of the Employed Population in Architecture and,Engineering Occupations 63. of the Employed Population in Arts Design,Entertainment Sports and Media Occupations 64. of the Employed Population in Computer and,Math Occupations 65. of the Employed Population in Education Training and. Library Occupations 66,land policy institute,of the Employed Population in Life Physical and. Social Science Occupations 67,of the Employed Population in Super Creative.
Core Occupations 68,of the Employed Population in,Creative Class Occupations 69. National Super Creative Core Distribution 70,National Creative Class Distribution 70. an atlas for the new economy iii,Introduction, QUALITY OF PLACE MATTERS IN THE ACHIEVEMENT OF FUTURE PROSPERITY WITH MORE THAN 1 800 UNITS OF LOCAL GOVERNMENT IN MICHIGAN. ACHIEVING STATE PROSPERITY CAN BE DIFFICULT IF EFFORTS ARE NOT COORDINATED AT A REGIONAL SCALE REGIONAL ASSET MANAGEMENT WILL. ENHANCE THE NATIONAL AND GLOBAL VISIBILITY AND IMPACT OF MICHIGAN S PLACES THERE IS A NEED FOR STRONGER REGIONAL ASSET BASED. STRATEGIES IN MICHIGAN IN ORDER FOR THE STATE TO REGAIN PROSPERITY. Background skilled labor soon migrated to these places creating a growth spiral and success carried the American economy through much of the 20th. that laid the basic foundation for decades of prosperity Various types century However this old model began to wane toward the end of the. ur world is evolving The basic economic framework, of social economic cultural and other infrastructure emerged making century as a new more relevant model emerged out of technological. for the performance of places has changed drastically. these places even more relevant in the new industrial economy that advances in communications and information. Successful places in the past gained much of their strength. propelled the U S into being one of the most prosperous countries in. through long term accumulation of critical infrastructure that made Emerging New Economy Framework for Place Success. the world The foundations laid down by earlier social and industrial. them more competitive in the production of goods than other places This industrial economic framework considered new in the early. visionaries and the underlying national framework of free enterprise 1900s began to lose its luster by the late 1980s Today the industrial. and much of their success emerged from their earlier comparative. location advantages They developed at locations with excellent access became the global model It also created a market and economic economy is now called the Old Economy in which place success. to raw agricultural and mineral materials corn wheat timber coal dynamic that supported the network of American communities the was based on accumulated labor capital raw material access and. bauxite copper etc and were located at strategic places with unique successes of which centered around core industrial areas that carried the associated management and market infrastructure By contrast the. transportation shipment access on the Great Lakes near deep state and national economies New Economy is based on a different set of fundamentals The most. water harbors on major rivers and along major travel corridors The important of which are its global reach and regional characteristics. With the expansion of the national transportation infrastructure. Industrial Age allowed these places to blossom making them the What it takes for places to be successful has changed dramatically. roads highways rail ports etc the reach of traditional production. anchors of that era, places expanded considerably following World War II American There are many contrasts between the Old Economy and the.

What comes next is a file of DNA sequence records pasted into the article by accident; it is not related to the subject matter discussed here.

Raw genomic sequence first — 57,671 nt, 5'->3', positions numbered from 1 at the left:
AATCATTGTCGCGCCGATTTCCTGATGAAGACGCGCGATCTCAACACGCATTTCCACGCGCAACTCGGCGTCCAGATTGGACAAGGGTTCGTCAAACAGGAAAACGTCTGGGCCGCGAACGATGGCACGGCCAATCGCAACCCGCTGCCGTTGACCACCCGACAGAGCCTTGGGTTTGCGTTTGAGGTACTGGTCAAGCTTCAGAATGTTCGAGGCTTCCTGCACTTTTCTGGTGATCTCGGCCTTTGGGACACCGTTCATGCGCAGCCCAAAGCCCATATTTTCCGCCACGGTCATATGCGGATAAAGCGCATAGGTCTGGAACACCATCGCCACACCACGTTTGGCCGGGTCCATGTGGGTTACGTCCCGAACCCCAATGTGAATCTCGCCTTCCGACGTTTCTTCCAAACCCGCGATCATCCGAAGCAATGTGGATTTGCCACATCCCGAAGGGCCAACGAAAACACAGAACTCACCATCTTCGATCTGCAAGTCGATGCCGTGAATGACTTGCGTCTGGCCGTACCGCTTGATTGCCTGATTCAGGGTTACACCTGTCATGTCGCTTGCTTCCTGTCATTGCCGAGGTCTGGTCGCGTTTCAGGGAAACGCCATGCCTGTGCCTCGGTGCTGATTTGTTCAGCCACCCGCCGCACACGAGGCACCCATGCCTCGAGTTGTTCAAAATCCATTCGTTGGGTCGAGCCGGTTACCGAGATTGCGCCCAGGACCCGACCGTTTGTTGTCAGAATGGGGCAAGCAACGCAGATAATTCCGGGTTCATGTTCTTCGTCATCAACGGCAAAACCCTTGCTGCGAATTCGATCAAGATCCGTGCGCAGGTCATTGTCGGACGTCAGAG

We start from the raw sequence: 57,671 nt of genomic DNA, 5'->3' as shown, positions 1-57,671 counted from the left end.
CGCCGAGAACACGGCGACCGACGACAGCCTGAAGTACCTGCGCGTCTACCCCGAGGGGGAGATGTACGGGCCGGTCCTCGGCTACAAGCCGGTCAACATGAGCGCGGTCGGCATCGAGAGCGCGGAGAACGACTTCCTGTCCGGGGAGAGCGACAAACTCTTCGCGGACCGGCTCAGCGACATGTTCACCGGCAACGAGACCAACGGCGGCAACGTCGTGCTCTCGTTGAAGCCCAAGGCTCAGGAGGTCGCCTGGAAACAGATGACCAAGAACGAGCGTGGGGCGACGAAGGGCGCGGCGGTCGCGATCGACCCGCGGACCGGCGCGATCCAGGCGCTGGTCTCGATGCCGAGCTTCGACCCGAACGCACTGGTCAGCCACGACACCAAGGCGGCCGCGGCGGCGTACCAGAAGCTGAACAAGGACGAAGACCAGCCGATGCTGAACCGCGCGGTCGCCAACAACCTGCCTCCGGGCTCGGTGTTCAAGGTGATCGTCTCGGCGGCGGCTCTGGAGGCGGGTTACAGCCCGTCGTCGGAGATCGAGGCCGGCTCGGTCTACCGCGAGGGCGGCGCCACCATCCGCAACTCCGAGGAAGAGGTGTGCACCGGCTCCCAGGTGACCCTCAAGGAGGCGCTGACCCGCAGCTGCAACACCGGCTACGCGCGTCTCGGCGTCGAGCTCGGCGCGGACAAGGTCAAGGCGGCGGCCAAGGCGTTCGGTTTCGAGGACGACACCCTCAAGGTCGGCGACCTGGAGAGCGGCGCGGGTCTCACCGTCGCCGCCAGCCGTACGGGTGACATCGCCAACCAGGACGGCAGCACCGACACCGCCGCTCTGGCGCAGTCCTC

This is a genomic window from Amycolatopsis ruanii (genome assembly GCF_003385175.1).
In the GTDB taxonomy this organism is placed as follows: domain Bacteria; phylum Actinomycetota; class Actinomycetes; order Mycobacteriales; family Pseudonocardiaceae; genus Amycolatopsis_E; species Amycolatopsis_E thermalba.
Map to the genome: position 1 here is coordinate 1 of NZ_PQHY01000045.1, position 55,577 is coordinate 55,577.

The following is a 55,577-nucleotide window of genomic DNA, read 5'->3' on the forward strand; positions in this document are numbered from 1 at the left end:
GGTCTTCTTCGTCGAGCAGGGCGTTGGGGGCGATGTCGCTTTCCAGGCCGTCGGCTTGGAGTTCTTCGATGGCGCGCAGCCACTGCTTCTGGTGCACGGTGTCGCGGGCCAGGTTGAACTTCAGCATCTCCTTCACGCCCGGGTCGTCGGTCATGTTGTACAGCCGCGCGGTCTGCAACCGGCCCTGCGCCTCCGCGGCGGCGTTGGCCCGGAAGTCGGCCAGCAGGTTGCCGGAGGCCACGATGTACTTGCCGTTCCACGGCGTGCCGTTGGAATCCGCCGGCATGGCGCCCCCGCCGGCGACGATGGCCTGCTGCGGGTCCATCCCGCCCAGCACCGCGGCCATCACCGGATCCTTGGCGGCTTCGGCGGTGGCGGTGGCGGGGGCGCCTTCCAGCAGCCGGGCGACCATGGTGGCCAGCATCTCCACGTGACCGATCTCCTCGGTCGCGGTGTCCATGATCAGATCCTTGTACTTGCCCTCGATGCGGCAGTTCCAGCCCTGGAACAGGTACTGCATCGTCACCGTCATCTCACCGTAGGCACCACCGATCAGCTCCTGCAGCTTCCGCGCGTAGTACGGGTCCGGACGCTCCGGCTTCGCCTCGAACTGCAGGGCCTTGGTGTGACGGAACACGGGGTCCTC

introduction, Capital and investments soon accumulated in these places to fund the metropolitan areas emerged as the powerhouses of the industrial New Economy particularly with respect to factors that drive success. development of manufacturing infrastructure Production workers and economy This economic geographic model of place performance and prosperity. 1 MICHIGAN S CRITICAL ASSETS, While access to raw materials was a critical success factor University and hospital towns are emerging as major Successful companies today tend to be the most networked in. in the Old Economy in the New Economy this is not attraction points for new economic activity However many contrast to the past when such firms tended to go it alone. Office of the Dean of the College of Agriculture and Natural Resources CANR Office of the Dean of the College of Social Science Office of the Director of the Michigan State University Extension MSUE and Office of the Director of the Michigan Agricultural Experiment Station MAES The guidance of the People and Land PAL Leadership Council is also appreciated The authors also wish to